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Public places offer lots of walking and hiking in New Haven and south central CT

Mansfield Grove Road East Haven, CT Phone: 203-287-5658

This is one of Connecticut’s newer and lesser known state parks – 61 acres along the west bank of the Farm River as it flows into Long Island Sound. Taking its headwaters to the northeast, the Farm River flows 16.5 miles on its way past the Park where visitors enjoy the sun, sights and salt air of Long Island Sound. There are several walking trails here, and they will take you across bluffs or along marshland to some lovely seaside views. Park map.

Ansonia Nature and Recreation Center

10 Deerfield Lane Ansonia, CT, 06401 Phone: 203-736-1053

This park has two and one-half miles of nature trails. The land encompasses 104 acres of wooded hills and grassy fields bisected by streams, a two acre pond, wet meadows, and an upland swamp. The site provides habitat for many species of New England plants and animals.
Hours: Daily sunup to sundown; interpretive center open 9 a.m. t o 5 p.m. daily except on major holidays.
Admission: Free.
Information: ansonianaturecenter.org

bounded by Livingston Street, Davis Street, State Street and the Mill River New Haven, CT Phone: 203-946-6086

Walking, fishing, paddling, picnicking, and more are done at this riverside park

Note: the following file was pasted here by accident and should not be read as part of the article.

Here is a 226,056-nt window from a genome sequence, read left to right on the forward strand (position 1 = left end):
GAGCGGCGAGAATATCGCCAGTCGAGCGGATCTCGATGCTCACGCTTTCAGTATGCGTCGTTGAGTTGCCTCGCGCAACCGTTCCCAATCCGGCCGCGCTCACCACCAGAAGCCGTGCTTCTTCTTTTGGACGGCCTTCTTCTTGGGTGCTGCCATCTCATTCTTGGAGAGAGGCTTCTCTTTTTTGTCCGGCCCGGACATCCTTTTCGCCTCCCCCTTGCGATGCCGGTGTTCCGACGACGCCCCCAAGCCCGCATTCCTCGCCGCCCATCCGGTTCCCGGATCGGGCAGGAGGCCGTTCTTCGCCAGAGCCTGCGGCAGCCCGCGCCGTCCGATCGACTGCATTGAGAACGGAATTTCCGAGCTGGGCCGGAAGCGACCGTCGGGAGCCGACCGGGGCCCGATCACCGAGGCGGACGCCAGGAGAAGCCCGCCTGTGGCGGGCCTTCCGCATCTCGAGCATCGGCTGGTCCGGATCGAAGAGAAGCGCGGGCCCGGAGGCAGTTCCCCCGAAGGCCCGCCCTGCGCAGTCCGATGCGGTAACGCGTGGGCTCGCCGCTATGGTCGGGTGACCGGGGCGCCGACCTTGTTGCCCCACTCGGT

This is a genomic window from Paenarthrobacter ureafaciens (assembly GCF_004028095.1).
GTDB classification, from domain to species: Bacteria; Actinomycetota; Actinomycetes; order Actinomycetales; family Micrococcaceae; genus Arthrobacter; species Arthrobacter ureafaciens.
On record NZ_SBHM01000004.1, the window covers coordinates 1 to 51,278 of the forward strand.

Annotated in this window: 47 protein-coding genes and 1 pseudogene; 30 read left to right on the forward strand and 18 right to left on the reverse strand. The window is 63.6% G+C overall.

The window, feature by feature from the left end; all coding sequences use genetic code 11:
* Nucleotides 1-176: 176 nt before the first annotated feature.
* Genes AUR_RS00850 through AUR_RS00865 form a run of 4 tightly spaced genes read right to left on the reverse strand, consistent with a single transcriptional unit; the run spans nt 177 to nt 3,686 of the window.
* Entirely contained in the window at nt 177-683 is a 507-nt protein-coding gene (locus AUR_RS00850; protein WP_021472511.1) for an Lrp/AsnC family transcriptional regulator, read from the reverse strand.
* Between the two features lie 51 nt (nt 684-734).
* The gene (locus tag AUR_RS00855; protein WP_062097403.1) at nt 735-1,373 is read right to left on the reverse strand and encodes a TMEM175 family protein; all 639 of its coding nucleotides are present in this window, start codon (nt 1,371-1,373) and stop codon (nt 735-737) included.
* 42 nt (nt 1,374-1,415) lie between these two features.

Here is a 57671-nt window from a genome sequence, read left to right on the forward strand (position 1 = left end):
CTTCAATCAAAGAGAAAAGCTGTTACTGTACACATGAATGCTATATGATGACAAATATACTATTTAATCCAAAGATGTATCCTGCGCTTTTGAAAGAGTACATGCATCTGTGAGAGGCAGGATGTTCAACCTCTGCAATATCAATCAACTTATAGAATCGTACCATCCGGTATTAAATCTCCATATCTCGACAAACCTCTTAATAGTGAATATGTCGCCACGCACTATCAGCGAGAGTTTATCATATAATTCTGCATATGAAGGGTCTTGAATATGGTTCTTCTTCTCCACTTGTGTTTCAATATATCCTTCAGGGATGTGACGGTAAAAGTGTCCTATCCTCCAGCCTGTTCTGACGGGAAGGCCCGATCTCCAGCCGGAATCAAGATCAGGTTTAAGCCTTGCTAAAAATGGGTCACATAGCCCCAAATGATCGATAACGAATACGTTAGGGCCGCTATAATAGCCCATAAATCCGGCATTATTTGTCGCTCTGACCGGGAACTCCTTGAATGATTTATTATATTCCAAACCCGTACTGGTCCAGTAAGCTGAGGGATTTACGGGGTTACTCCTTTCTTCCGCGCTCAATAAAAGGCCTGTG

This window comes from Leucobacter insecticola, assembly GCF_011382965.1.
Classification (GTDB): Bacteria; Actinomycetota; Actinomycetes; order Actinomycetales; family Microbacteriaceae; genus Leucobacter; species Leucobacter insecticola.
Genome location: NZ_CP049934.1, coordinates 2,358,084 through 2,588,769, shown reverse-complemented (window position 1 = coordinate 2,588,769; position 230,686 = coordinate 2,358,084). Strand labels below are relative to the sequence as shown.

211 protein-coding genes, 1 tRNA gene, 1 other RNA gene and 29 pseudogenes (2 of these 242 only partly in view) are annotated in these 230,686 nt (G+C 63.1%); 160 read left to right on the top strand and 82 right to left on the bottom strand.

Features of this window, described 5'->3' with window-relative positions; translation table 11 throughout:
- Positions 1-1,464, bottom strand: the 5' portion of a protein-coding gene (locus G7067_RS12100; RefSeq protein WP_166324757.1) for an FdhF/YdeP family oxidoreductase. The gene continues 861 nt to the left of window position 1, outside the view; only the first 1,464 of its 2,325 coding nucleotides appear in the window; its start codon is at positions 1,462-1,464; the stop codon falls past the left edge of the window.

This 425-acre park offers nature and walking and bicycling trails, playgrounds, recreational areas, a bird sanctuary, and a spectacular view of Long Island Sound. Recreational opportunities include baseball fields and basketball courts; bicycling on paved roads; paddling on the Mill River; fishing and crabbing; football and soccer fields; ice skating; picnicking and playgrounds; an 800-foot self-guided nature trail; sledding.
Highlights of the park are climbing to the Summit of East Rock, which is accessible by foot, bicycle or car; the Trowbridge Environmental Center; the Pardee Rose Garden and Greenhouse (203-946-8142); and the Soldiers & Sailors Monument. Park map.
Hours: Open sunrise to sunset.

Grove Street Cemetery

A beautiful, peaceful, and historic walk in an older city can usually be found at a garden cemetery. Grove Street Cemetery in New Haven, surrounded by regal Yale University, sits behind a stone wall and iron fence along Grove and Prospect streets. The cemetery, which has been called the Westminster of Yale, contains the graves of Yale luminaries, like Eli Whitney and Noah Webster. The cemetery was established in 1797; it beauty if enhanced by the architectural gem of an Egyptian Revival-style gateway entrance on High Street.

Oregon Road and River Road South Meriden, CT, 06451 Phone: